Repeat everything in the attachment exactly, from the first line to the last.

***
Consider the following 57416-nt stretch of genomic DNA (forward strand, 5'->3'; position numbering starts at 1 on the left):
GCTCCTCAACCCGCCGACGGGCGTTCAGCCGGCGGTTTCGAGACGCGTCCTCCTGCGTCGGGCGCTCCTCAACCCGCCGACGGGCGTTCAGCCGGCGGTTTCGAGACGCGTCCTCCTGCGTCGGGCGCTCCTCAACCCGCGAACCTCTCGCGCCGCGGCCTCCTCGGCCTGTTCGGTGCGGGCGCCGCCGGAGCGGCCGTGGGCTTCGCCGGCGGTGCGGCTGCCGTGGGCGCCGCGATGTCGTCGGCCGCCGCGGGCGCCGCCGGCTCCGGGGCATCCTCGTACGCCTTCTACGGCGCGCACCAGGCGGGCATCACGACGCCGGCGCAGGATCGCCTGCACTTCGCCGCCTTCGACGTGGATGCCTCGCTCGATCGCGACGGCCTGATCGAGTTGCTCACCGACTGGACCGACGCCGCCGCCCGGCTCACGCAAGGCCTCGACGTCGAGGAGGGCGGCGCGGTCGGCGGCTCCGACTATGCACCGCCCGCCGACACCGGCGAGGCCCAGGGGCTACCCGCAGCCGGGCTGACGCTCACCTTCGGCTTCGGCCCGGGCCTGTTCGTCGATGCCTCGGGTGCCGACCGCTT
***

Consider the following 57416-nt stretch of genomic DNA (forward strand, 5'->3'; position numbering starts at 1 on the left):
GCTCCTCAACCCGCCGACGGGCGTTCAGCCGGCGGTTTCGAGACGCGTCCTCCTGCGTCGGGCGCTCCTCAACCCGCCGACGGGCGTTCAGCCGGCGGTTTCGAGACGCGTCCTCCTGCGTCGGGCGCTCCTCAACCCGCGAACCTCTCGCGCCGCGGCCTCCTCGGCCTGTTCGGTGCGGGCGCCGCCGGAGCGGCCGTGGGCTTCGCCGGCGGTGCGGCTGCCGTGGGCGCCGCGATGTCGTCGGCCGCCGCGGGCGCCGCCGGCTCCGGGGCATCCTCGTACGCCTTCTACGGCGCGCACCAGGCGGGCATCACGACGCCGGCGCAGGATCGCCTGCACTTCGCCGCCTTCGACGTGGATGCCTCGCTCGATCGCGACGGCCTGATCGAGTTGCTCACCGACTGGACCGACGCCGCCGCCCGGCTCACGCAAGGCCTCGACGTCGAGGAGGGCGGCGCGGTCGGCGGCTCCGACTATGCACCGCCCGCCGACACCGGCGAGGCCCAGGGGCTACCCGCAGCCGGGCTGACGCTCACCTTCGGCTTCGGCCCGGGCCTGTTCGTCGATGCCTCGGGTGCCGACCGCTT